Monday, July 21, 2014

Why 7 Inch Tablets Will Eventually Be Extinct

I was always really interested in tablet computing. When the first iPad came out, I bought it. But then I gave it to my sister since I rarely used it. When the Asus Nexus 7 came out, I bought it. But then I sold it to my friend since I rarely used it. More recently, I was given an iPad mini. I wanted to give tablets one more fair shake before I cast them off for good. And I did. And I sold it and bought one of the newer Chromebooks.

Here's the thing: I have two devices that pretty much "do it" for me. I have an iPhone 5S, and I have a Dell Inspiron 5447 with a Core i7 and 8 GB of RAM under the hood running Ubuntu like a champ. Along with those two, I have an Acer C720 Chromebook with 4 GB of RAM and a Haswell Celeron.

I'm not saying tablets are useless, but honestly, small ones are.

With everything a smartphone can do now, and with larger phones becoming a reality, there doesn't seem to be a use-case for smaller tablets. The extra screen real estate is welcome, but not a major requirement.

As for larger tablets, I fully understand why some people might find them to be useful. But for me, an up and coming Electrical Engineering student at the #hottestcollegeinamerica, I don't need a tablet at all. A notebook computer, no, TWO notebook computers and a fast 64-bit smartphone are satisfying. Games are bright and incredible on both, and when all is said and done, if I don't want to lug around either of my notebooks, I can bring my bluetooth keyboard with me and I can type on my phone. It's not completely ideal, but it works, and I have a feeling someone will come up with a laptop that relies on smartphones to power it sometime soon.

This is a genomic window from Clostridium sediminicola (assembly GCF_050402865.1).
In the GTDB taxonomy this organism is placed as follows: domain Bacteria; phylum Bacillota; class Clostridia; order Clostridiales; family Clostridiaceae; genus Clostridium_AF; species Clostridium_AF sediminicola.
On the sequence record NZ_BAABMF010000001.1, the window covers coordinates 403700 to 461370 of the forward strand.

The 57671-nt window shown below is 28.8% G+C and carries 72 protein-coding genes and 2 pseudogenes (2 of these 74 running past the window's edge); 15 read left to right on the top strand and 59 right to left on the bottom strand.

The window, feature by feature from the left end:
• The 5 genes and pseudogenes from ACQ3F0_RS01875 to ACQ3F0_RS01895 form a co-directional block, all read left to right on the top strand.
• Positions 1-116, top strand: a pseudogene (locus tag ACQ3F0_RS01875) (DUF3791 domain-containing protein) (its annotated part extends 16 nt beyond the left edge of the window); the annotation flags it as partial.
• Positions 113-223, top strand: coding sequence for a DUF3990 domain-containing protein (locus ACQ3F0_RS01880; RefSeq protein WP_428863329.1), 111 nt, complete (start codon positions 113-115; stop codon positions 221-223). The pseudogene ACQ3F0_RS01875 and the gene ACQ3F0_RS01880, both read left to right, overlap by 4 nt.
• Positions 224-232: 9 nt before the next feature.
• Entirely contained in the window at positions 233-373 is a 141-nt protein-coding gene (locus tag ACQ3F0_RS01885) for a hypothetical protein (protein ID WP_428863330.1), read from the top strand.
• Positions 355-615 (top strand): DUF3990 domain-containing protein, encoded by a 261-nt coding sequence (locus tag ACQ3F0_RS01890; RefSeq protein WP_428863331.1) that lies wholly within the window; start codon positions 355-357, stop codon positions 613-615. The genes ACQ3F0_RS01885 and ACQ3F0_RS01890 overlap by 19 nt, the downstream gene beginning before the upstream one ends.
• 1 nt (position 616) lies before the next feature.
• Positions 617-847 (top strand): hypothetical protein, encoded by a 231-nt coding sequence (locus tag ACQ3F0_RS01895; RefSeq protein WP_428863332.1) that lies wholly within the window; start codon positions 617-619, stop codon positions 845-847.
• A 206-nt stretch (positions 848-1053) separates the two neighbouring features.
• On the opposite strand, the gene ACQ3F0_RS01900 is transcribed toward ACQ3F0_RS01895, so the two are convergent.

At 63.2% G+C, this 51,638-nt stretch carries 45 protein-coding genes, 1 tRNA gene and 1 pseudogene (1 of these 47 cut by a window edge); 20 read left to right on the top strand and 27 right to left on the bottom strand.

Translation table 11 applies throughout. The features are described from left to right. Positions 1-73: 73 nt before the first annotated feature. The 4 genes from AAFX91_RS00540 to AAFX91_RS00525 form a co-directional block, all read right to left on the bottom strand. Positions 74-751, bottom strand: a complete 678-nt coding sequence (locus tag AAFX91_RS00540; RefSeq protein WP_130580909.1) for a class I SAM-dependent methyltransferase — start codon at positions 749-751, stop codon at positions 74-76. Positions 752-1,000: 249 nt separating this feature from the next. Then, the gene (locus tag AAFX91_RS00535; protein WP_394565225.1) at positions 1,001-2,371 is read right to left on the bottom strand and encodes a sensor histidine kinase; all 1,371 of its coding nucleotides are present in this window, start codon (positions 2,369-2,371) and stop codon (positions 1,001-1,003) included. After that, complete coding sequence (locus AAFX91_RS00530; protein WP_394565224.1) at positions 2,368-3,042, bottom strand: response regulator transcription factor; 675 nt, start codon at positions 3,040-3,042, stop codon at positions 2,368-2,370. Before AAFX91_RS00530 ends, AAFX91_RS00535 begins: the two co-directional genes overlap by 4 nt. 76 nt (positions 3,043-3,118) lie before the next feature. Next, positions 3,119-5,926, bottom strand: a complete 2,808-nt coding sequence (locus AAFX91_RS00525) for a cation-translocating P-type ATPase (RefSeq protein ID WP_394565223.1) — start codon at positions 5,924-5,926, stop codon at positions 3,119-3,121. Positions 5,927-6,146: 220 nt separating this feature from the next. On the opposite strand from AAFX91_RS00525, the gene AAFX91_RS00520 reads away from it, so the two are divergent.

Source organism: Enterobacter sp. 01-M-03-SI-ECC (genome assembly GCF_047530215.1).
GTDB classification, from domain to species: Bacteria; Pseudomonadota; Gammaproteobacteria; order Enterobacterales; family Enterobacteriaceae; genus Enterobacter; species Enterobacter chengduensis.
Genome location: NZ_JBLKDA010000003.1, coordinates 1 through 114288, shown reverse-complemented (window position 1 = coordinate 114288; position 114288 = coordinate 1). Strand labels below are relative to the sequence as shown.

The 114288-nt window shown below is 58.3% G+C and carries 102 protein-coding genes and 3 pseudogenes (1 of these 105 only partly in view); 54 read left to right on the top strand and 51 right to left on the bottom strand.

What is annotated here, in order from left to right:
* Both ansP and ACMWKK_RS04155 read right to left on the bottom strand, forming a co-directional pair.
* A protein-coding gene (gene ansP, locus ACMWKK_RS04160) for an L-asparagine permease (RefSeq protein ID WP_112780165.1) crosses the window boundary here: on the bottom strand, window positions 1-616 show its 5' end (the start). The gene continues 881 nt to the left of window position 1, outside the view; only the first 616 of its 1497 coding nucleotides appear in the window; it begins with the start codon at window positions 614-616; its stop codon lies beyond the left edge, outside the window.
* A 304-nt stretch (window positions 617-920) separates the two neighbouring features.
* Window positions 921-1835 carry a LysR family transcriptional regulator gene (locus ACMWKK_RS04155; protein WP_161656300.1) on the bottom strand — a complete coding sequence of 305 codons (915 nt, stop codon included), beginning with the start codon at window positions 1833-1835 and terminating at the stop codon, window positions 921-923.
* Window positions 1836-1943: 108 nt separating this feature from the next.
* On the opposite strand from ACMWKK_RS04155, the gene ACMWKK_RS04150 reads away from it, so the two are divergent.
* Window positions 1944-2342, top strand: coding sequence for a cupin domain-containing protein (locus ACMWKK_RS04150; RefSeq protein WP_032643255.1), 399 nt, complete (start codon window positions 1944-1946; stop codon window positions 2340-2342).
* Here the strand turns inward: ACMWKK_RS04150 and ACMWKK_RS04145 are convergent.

If the latest Apple rumors are true, there are two new iPhones coming out: a 4.7 inch device, and a Galaxy Note-like 5.5 inch device. I'm gonna be blunt, if you have a 5.5 inch phone, ya don't need a 7 inch tablet. The size difference just isn't significant enough to justify adding a secondary device. Even so, 4.7 inch displays are quite large and are still great for all sorts of applications, including media watching.

There's a reason Steve Jobs condemned the production of sub-10-inch tablets: they aren't productive. They're toys that do little more than a smartphone. The beauty of the iPhone in its current shape and design is its comfort as a pocket device as well as a beautiful media player. I've found my iPhone has become my go-to device for everything, even productivity uses. And if I had to write a paper on something, I went to my notebook, NOT my tablet. I assume most people will and do do the same thing.

Before you go out and buy a 7 inch tablet, think about it. Do you already have a notebook AND a good smartphone? What will you use it for? Isn't Netflix better on a bigger screen anyhow? Boom, Apple TV. Chromecast. Roku. We have cheaper devices that solve this issue. And if you really must have a great display on the go for watching movies and other content, shell out the cash for a larger, 10 inch device. You'll thank yourself for it later.

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